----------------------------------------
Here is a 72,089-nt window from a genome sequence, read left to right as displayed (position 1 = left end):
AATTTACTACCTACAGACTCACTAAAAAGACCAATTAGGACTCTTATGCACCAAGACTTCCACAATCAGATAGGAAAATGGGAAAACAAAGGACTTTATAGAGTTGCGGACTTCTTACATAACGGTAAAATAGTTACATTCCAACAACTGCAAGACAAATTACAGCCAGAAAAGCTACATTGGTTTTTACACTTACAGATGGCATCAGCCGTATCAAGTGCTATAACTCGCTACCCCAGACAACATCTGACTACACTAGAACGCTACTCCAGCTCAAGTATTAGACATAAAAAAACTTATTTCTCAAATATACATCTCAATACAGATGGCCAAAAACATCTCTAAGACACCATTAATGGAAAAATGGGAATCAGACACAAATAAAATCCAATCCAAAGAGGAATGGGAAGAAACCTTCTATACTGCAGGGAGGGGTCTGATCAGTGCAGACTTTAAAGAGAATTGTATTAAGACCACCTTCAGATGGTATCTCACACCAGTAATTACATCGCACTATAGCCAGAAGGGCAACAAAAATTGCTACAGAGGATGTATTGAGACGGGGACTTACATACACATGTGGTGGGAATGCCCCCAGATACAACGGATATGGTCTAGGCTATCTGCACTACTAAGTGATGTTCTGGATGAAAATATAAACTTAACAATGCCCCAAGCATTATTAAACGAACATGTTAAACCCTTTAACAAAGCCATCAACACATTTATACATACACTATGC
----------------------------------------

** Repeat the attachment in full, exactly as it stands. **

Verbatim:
Here is a 72,089-nt window from a genome sequence, read left to right as displayed (position 1 = left end):
AATTTACTACCTACAGACTCACTAAAAAGACCAATTAGGACTCTTATGCACCAAGACTTCCACAATCAGATAGGAAAATGGGAAAACAAAGGACTTTATAGAGTTGCGGACTTCTTACATAACGGTAAAATAGTTACATTCCAACAACTGCAAGACAAATTACAGCCAGAAAAGCTACATTGGTTTTTACACTTACAGATGGCATCAGCCGTATCAAGTGCTATAACTCGCTACCCCAGACAACATCTGACTACACTAGAACGCTACTCCAGCTCAAGTATTAGACATAAAAAAACTTATTTCTCAAATATACATCTCAATACAGATGGCCAAAAACATCTCTAAGACACCATTAATGGAAAAATGGGAATCAGACACAAATAAAATCCAATCCAAAGAGGAATGGGAAGAAACCTTCTATACTGCAGGGAGGGGTCTGATCAGTGCAGACTTTAAAGAGAATTGTATTAAGACCACCTTCAGATGGTATCTCACACCAGTAATTACATCGCACTATAGCCAGAAGGGCAACAAAAATTGCTACAGAGGATGTATTGAGACGGGGACTTACATACACATGTGGTGGGAATGCCCCCAGATACAACGGATATGGTCTAGGCTATCTGCACTACTAAGTGATGTTCTGGATGAAAATATAAACTTAACAATGCCCCAAGCATTATTAAACGAACATGTTAAACCCTTTAACAAAGCCATCAACACATTTATACATACACTATGC